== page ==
Vasilisa by Julie Mathison is a young adult fantasy book that merges Russian folklore with a coming-of-age story. It features the adventures of a teenage girl named Vasilisa, who is on a quest to find her father and save her mother from the clutches of an evil man.


When the letter arrived at their house, bearing the news that her father had been missing in action during the Great War, Vasilisa desperately clung to the hope that he was still alive. When Mr. Goladyen, the wealthy neighbor, set his eyes upon her mother, she tried to thwart the match in any way possible. However, the smarmy man seemed to have an otherworldly hold on her beloved grandmother, the strongest person Vasilisa knew. When Ivan, the son of her grandmother’s old friend, arrived in their town, she realized the root of the problems went deeper. Even though her family had emigrated out of Russia, the lands of Rus had never left them. Vasilisa and Ivan must navigate the path of the mythical heroes righting an old wrong. Be a part of their adventures in Vasilisa, the first book of Julie Mathison’s Old Rus series.

The novel, steeped in Russian mythology and folklore, created a unique appeal. The pages were full of old legends and bedtime tales, albeit with a modern-day twist. The infamous witch, Baba Yaga, dominated the story while Old Koschei tried to lure Vasilisa. The talking matryoshka doll of the fables helped in her quest. Folkloric creatures like the domovoy, leshy, and rusalka came alive in the pages. With the snow-capped valleys, dark forests, and chilling encounters with deadly foes, the setting of Old Rus enthralled me.

I loved how Mathison used the setting to foreshadow the book’s events. The deserted mill and the misty forests conveyed an acute foreboding. This feeling of unease stayed with me as I read on, threatening to engulf me whenever Vasilisa would invade a mythical monster’s territory or confront a maniacal witch. Mathison created a distinct sensation of something always lurking in the shadows, a feeling that suited the plot perfectly.

I admired that the central character of this book was a teenage girl leading an ordinary life. When the extraordinary events plagued her world, she embraced the inevitable and bravely set out for the quest. Even as she delved deeper into the adventure, she had no idea what to expect. Despite feeling afraid and doubting her self-worth, she carried on, thus becoming a true hero. Yet, her story took a detour from the old legends. The heroes always receive help from the guiding characters and go on to complete their quest. Vasilisa was the only one who offered assistance to the matryoshka, nursed the wounded wolf, and tended to the creepy crawlies. Her kindness set her apart from the heroes before her.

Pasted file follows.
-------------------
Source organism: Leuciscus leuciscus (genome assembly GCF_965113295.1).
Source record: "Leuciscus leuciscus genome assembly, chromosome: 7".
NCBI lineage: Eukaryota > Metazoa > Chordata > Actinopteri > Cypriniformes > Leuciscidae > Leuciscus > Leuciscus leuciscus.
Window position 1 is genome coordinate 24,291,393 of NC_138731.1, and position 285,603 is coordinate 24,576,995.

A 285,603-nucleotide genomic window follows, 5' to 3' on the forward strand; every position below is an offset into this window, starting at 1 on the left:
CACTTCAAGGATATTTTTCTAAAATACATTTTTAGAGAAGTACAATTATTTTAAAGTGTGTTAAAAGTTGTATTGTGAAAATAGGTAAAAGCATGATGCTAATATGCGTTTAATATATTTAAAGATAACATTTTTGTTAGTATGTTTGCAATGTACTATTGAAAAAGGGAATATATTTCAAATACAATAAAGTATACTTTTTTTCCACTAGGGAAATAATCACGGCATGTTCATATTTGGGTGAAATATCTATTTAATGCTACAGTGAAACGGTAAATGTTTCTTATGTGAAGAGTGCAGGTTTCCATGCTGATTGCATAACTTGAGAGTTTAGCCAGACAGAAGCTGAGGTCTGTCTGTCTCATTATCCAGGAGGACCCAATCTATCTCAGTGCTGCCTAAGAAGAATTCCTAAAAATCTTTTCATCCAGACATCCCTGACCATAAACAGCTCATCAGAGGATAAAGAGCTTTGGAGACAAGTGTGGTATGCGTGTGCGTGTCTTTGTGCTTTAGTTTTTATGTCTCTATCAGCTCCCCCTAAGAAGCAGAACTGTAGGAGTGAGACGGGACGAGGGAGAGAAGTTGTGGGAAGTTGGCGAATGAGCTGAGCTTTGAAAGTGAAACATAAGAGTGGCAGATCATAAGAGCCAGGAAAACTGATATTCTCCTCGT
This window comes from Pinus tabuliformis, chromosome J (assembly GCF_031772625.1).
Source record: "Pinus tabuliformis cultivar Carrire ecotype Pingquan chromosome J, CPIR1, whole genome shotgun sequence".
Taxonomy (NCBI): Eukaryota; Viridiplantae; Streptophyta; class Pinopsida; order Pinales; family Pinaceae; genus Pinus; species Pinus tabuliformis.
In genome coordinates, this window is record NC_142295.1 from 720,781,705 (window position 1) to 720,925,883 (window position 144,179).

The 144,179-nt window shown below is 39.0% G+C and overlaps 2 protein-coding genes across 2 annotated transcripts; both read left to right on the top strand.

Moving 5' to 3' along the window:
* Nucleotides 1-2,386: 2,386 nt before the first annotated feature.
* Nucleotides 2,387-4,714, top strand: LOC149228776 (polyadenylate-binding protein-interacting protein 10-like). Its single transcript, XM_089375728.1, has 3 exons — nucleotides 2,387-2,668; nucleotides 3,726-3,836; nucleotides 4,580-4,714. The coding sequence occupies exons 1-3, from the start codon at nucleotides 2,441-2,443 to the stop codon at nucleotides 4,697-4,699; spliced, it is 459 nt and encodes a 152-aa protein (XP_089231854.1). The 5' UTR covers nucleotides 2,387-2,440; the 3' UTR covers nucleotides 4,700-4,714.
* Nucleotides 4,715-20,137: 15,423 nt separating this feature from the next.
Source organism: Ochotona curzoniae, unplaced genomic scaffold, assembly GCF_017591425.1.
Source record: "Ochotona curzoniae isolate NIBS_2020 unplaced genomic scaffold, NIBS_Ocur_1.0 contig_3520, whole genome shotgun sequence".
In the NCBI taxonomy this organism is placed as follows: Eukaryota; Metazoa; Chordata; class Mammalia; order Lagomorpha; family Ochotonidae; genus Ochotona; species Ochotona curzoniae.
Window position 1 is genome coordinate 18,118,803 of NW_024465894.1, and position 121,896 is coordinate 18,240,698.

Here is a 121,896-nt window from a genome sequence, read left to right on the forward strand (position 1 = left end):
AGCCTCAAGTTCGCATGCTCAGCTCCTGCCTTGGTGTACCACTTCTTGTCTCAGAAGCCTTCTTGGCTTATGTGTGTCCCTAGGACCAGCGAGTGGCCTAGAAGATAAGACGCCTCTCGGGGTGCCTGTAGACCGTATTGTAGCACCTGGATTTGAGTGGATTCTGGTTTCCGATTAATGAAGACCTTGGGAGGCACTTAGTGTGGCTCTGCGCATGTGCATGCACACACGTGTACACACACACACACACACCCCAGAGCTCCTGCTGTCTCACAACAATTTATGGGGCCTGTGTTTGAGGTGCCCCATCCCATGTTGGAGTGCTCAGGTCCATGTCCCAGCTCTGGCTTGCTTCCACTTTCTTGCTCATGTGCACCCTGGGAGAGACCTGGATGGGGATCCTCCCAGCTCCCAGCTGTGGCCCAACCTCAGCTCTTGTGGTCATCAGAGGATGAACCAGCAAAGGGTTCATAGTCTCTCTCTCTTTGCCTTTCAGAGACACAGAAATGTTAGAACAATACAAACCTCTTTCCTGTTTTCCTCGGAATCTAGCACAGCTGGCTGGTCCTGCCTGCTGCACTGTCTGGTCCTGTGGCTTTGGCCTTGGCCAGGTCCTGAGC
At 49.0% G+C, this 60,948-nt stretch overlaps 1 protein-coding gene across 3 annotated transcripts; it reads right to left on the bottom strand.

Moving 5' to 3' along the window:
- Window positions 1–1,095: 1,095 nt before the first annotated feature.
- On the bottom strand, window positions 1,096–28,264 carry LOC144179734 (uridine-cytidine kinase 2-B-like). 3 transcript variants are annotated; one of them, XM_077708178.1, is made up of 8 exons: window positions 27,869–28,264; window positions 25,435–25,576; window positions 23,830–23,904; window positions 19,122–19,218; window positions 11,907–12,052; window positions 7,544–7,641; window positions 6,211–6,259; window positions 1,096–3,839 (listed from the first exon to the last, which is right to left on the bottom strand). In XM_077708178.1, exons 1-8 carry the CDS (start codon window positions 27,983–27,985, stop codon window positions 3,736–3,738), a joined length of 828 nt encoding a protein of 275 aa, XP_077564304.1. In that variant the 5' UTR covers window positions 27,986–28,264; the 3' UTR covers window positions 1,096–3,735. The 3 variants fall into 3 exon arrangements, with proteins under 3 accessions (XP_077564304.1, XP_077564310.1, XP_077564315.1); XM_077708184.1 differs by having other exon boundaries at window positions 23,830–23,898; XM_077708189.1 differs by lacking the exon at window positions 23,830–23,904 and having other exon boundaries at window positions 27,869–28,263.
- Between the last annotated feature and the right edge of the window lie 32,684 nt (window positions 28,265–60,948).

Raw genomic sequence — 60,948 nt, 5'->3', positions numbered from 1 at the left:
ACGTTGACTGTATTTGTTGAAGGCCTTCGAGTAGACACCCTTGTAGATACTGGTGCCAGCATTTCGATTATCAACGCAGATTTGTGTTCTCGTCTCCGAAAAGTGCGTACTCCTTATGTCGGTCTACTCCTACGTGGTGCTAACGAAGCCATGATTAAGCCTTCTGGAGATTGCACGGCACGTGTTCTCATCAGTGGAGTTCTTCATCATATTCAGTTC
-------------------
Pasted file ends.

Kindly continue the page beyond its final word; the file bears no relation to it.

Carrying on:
Despite the story being plot-centric, Mathison developed her characters well. Vasilisa’s friendship with Evelyn grew despite the constant ups and downs. Ivan and Vasilisa’s love bloomed silently throughout the hurdles they overcame together. Although each cared deeply for the other, none could express their emotions. Their suppressed feelings and angst made me desperate for a happy ending. Thus, this novel became both a young adult fantasy and a coming-of-age story. I would recommend it to anyone who appreciates fantasy and mythology. This book would be perfect for the fans of Katherine Arden’s Winternight trilogy.

Book Details

  • Title: Vasilisa
  • Author: Julie Mathison
  • Genre: Historical Fantasy and Young Adult Fiction
  • Theme: Russian Mythology, Fantasy, Coming of Age, Adventure
  • Publication Date: 23 February 2021
  • Number of Pages: 322
  • Minimum Audience Age: 12

Book Themes

(Note: 0=none, 1=a few, 2=considerable, 3=pronounced, 4=excessive)

  • Sexual themes: 0
  • Religious themes: 0
  • Violence, self-harm, etc.: 3
  • Crude language, expletives, swearing, etc.: 0
  • Other adult themes: 0


  • Content: 5 stars
  • Writing Style: 5 stars
  • Appeal to Target Audience: 5 stars
  • Uniqueness: 5 stars
  • Editing: 5 stars
  • Other factors: 5 stars
  • Overall: 5 stars

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By Shrabastee Chakraborty

An avid reader, a reviewer, and a beta-reader, I love books from diverse genres.

2 thoughts on “A Book Review by Shrabastee: “Vasilisa” by Julie Mathison”
  1. I love folklore because I think it’s a fascinating way to learn about the viewpoint and values, about what’s important or terrifying for a culture. And I agree with you, it’s refreshing to find a YA novel with an “ordinary” protagonist. Fantastic review!

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